tv The Civil War CSPAN November 28, 2014 11:00pm-12:03am EST
and take their jobs. they're going to undercut them financially and take their jobs. and so there are multiple reasons for them not to be supporting this war effort or the republicans, and in many cases, though not all cases, they don't. anything else? okay. thank you. you're watching american history tv all weekend, every weekend, on c-span3. to join the conversation, like us on facebook on c-span history. abraham lincoln won reelection over mcclel lan in 1864 with 74% of the soldier book. some say lincoln's strong support from soldiers indicate the troops agree with lincoln's
emancipation. next, jonathan white oargues tht is not necessarily the case. changes in the military command structure helped engender overwhelming numbers in favor of lincoln. this is part after symposium on the 1864 symposium hosted on the lincoln group of d.c. well, you're in for a treat. jonathan white, assistant professor of american studies at christopher newport university has written several books and several articles, and i've heard him talk on the treason in the civil war about merriman. in fact, last night i watched him on c-span going over with his class this topic. it was really fun. it was neat to see how he interacted with the students and brought out in them a different
opinion of what they had when they first came in, how they learned something from the discussion. and it was fun. and in particular, one of the questions one of the girls asked, with all the interests in merriman's rights, what about the gross treason of the whole situation? it seems like we're looking at a little tiny speck, and the whole civil war was treason. so how he dealt with that was pretty good. and he has another book out -- that's this book. and he has another book out, the one he's going to be talking about today, and i'm looking forward to hearing about it. i haven't read it yet. the first book is "treason, abraham lincoln and treason in the civil war." it's about the merriman trial, and about what he did. the one thing i saw different in that than a lot of the books i've read, it really approached it from two sides. it approached it from a social side and a legal side. and it's easy to just get kind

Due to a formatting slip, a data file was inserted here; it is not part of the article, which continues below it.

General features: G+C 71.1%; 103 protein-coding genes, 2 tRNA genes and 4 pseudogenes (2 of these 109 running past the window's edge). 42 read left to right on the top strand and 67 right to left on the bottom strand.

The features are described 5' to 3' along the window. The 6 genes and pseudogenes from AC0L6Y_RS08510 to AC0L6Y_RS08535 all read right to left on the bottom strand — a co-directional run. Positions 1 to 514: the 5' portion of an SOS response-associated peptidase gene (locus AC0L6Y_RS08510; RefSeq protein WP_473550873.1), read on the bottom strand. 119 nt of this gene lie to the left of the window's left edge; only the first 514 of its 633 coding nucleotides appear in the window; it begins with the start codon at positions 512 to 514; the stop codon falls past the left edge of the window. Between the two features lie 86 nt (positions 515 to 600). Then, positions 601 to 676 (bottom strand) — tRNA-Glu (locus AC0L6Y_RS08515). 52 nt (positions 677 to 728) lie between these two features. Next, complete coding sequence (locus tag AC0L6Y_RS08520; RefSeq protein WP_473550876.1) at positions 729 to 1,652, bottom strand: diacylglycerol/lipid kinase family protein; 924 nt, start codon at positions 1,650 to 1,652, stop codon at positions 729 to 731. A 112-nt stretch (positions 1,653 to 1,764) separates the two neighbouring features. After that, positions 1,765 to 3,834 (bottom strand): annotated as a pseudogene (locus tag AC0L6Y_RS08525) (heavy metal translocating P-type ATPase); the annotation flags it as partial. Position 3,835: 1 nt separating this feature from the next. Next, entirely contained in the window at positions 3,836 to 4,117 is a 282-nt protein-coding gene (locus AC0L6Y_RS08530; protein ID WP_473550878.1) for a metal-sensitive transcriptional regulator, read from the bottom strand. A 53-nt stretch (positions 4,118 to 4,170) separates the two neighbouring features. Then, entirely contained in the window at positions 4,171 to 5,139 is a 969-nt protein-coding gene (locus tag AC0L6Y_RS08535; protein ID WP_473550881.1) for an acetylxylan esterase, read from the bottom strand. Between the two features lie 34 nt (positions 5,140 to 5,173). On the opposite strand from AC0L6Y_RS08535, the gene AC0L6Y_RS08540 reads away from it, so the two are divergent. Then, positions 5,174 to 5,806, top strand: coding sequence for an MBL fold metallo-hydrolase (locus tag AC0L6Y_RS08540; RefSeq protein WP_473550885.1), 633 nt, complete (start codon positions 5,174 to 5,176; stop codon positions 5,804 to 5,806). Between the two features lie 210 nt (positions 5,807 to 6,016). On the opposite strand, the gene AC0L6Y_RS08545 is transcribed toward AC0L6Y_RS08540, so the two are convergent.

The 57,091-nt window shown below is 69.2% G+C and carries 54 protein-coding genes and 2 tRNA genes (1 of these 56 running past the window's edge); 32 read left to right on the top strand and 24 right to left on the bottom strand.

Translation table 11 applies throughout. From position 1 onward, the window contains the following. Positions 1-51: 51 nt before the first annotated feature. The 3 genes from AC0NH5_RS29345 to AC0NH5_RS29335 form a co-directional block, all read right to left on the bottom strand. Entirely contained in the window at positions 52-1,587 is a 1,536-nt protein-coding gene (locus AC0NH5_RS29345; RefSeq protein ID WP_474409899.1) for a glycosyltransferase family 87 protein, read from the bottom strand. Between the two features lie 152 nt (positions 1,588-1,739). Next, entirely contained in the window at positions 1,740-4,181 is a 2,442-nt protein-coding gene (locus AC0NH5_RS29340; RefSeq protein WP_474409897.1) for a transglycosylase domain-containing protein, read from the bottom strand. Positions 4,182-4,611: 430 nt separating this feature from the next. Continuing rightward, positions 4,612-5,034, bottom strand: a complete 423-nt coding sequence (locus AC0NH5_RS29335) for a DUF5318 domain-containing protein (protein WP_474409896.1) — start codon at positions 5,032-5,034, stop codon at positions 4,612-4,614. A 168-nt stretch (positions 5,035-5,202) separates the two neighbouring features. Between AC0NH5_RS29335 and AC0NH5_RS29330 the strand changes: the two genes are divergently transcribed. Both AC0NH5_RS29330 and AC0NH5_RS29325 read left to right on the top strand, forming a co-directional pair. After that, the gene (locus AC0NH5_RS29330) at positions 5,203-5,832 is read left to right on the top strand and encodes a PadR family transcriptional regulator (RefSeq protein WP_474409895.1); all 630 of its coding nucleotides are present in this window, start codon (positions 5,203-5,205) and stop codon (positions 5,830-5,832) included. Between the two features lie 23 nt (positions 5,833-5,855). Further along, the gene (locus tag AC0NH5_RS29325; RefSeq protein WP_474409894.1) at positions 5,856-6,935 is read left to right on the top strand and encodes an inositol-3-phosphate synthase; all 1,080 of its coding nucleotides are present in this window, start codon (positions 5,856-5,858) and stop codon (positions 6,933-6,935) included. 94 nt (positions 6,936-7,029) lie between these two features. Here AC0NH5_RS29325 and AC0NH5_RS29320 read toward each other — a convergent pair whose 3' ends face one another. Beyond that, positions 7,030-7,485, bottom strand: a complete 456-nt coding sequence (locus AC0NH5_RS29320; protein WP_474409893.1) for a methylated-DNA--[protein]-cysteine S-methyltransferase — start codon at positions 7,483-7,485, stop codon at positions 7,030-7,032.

of hung up on one or the other. so we have both these books out front if anybody -- thank you. >> you know, i remember doing that class on c-span, and i remember that question, and the question essentially was, is secession really unconstitutional, is it treason? i was nervous being on c-span for the first time, i always get a little nervous going on c-span. i thought, there is no way i'm going to tackle this question on national television. i managed some sort of answer to get myself out of having to answer it, but i went up to my student maddie afterwards and said, good question, but sorry i couldn't answer it on tv. i'm really happy to be here. thank you to karen for inviting me.